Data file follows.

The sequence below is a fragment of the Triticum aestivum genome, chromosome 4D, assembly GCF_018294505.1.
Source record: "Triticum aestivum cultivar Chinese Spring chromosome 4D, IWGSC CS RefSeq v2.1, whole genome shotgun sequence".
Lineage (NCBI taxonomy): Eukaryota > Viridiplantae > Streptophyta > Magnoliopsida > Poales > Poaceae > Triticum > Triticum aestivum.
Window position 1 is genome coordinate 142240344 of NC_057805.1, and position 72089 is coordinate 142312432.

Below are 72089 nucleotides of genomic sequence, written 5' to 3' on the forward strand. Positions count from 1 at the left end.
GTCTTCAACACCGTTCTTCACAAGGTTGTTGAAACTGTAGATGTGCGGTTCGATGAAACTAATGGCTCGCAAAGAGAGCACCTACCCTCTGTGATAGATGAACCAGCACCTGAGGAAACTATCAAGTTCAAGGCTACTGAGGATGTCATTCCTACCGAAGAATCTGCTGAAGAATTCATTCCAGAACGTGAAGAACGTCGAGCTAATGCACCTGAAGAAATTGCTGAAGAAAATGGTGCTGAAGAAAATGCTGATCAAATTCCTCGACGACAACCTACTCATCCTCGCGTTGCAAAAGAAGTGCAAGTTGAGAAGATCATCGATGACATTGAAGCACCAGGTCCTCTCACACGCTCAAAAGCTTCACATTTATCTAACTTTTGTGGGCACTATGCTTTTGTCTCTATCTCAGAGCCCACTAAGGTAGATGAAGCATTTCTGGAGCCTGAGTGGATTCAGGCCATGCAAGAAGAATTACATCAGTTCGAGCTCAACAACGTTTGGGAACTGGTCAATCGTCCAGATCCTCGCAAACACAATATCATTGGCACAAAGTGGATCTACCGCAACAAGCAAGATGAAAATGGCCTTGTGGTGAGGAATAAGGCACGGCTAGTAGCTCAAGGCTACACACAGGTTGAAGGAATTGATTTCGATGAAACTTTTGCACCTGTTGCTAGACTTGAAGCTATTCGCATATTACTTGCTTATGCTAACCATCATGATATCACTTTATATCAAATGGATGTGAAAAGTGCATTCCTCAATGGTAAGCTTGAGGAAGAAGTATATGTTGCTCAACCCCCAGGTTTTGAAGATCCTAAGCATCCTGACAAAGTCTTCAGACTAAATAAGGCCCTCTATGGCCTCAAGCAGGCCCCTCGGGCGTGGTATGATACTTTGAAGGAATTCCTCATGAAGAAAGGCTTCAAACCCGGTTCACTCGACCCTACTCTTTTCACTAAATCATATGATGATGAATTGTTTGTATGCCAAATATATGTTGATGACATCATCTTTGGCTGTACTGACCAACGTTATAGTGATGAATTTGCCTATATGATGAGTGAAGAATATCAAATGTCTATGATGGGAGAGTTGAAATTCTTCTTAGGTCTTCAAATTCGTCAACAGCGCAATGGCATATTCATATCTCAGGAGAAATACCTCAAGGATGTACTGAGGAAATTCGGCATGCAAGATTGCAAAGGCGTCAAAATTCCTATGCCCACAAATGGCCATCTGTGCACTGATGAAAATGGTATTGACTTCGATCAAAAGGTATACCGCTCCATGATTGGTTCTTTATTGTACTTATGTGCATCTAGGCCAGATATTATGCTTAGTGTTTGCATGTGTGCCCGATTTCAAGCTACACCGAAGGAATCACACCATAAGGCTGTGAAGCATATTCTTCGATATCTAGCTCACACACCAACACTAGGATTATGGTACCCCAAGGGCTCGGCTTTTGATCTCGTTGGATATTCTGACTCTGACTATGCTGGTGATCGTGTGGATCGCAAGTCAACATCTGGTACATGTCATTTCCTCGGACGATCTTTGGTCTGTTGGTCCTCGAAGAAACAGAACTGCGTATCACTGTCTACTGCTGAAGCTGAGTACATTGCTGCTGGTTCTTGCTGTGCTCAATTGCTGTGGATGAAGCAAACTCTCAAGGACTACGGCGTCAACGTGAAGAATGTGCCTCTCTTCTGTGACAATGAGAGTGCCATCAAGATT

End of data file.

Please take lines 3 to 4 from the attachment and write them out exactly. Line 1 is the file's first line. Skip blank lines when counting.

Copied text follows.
Lineage (NCBI taxonomy): Eukaryota > Viridiplantae > Streptophyta > Magnoliopsida > Poales > Poaceae > Triticum > Triticum aestivum.
Window position 1 is genome coordinate 142240344 of NC_057805.1, and position 72089 is coordinate 142312432.